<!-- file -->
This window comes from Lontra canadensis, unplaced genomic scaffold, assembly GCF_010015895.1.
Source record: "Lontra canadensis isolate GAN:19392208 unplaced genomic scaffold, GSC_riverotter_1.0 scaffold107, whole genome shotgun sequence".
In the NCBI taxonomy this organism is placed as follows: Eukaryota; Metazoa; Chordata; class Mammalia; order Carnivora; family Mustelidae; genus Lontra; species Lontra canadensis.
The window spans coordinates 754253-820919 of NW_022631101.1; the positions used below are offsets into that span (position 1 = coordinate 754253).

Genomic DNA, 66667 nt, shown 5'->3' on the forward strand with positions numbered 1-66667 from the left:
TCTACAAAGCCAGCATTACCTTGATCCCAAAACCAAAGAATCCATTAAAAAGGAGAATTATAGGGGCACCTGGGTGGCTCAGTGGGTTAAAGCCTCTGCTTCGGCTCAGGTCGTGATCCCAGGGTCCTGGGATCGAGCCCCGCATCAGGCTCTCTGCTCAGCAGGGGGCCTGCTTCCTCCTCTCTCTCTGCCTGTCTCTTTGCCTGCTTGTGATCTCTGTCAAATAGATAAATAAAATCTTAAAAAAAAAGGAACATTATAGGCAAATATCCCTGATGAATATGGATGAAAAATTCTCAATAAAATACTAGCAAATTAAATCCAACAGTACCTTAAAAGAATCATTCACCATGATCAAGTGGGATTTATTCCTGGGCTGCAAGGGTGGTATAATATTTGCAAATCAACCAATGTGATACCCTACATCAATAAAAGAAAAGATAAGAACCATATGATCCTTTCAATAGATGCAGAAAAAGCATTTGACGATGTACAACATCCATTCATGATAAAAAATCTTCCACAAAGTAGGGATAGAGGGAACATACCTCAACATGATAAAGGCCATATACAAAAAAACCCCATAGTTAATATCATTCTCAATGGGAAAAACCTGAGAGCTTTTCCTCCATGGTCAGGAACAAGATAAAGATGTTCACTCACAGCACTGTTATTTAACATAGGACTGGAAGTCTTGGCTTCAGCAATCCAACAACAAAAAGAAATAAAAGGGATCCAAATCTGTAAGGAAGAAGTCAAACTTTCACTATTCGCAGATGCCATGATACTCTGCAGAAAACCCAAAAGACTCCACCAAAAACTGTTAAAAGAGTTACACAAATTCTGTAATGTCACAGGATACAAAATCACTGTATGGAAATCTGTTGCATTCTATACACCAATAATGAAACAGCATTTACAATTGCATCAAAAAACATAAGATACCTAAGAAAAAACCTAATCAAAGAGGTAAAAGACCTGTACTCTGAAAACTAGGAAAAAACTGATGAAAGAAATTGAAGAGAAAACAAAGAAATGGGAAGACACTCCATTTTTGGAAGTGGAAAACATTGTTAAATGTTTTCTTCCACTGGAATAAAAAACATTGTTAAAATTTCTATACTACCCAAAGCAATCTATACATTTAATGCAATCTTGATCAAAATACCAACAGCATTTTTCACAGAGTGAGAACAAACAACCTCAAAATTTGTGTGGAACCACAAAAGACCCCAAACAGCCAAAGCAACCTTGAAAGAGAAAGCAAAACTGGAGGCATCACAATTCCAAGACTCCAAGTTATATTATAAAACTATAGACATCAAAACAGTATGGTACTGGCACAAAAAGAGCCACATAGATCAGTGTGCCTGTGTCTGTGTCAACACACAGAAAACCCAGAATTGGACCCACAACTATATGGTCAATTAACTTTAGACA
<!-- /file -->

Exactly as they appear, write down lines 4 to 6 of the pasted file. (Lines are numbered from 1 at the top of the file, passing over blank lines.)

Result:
The window spans coordinates 754253-820919 of NW_022631101.1; the positions used below are offsets into that span (position 1 = coordinate 754253).

Genomic DNA, 66667 nt, shown 5'->3' on the forward strand with positions numbered 1-66667 from the left:
TCTACAAAGCCAGCATTACCTTGATCCCAAAACCAAAGAATCCATTAAAAAGGAGAATTATAGGGGCACCTGGGTGGCTCAGTGGGTTAAAGCCTCTGCTTCGGCTCAGGTCGTGATCCCAGGGTCCTGGGATCGAGCCCCGCATCAGGCTCTCTGCTCAGCAGGGGGCCTGCTTCCTCCTCTCTCTCTGCCTGTCTCTTTGCCTGCTTGTGATCTCTGTCAAATAGATAAATAAAATCTTAAAAAAAAAGGAACATTATAGGCAAATATCCCTGATGAATATGGATGAAAAATTCTCAATAAAATACTAGCAAATTAAATCCAACAGTACCTTAAAAGAATCATTCACCATGATCAAGTGGGATTTATTCCTGGGCTGCAAGGGTGGTATAATATTTGCAAATCAACCAATGTGATACCCTACATCAATAAAAGAAAAGATAAGAACCATATGATCCTTTCAATAGATGCAGAAAAAGCATTTGACGATGTACAACATCCATTCATGATAAAAAATCTTCCACAAAGTAGGGATAGAGGGAACATACCTCAACATGATAAAGGCCATATACAAAAAAACCCCATAGTTAATATCATTCTCAATGGGAAAAACCTGAGAGCTTTTCCTCCATGGTCAGGAACAAGATAAAGATGTTCACTCACAGCACTGTTATTTAACATAGGACTGGAAGTCTTGGCTTCAGCAATCCAACAACAAAAAGAAATAAAAGGGATCCAAATCTGTAAGGAAGAAGTCAAACTTTCACTATTCGCAGATGCCATGATACTCTGCAGAAAACCCAAAAGACTCCACCAAAAACTGTTAAAAGAGTTACACAAATTCTGTAATGTCACAGGATACAAAATCACTGTATGGAAATCTGTTGCATTCTATACACCAATAATGAAACAGCATTTACAATTGCATCAAAAAACATAAGATACCTAAGAAAAAACCTAATCAAAGAGGTAAAAGACCTGTACTCTGAAAACTAGGAAAAAACTGATGAAAGAAATTGAAGAGAAAACAAAGAAATGGGAAGACACTCCATTTTTGGAAGTGGAAAACATTGTTAAATGTTTTCTTCCACTGGAATAAAAAACATTGTTAAAATTTCTATACTACCCAAAGCAATCTATACATTTAATGCAATCTTGATCAAAATACCAACAGCATTTTTCACAGAGTGAGAACAAACAACCTCAAAATTTGTGTGGAACCACAAAAGACCCCAAACAGCCAAAGCAACCTTGAAAGAGAAAGCAAAACTGGAGGCATCACAATTCCAAGACTCCAAGTTATATTATAAAACTATAGACATCAAAACAGTATGGTACTGGCACAAAAAGAGCCACATAGATCAGTGTGCCTGTGTCTGTGTCAACACACAGAAAACCCAGAATTGGACCCACAACTATATGGTCAATTAACTTTAGACA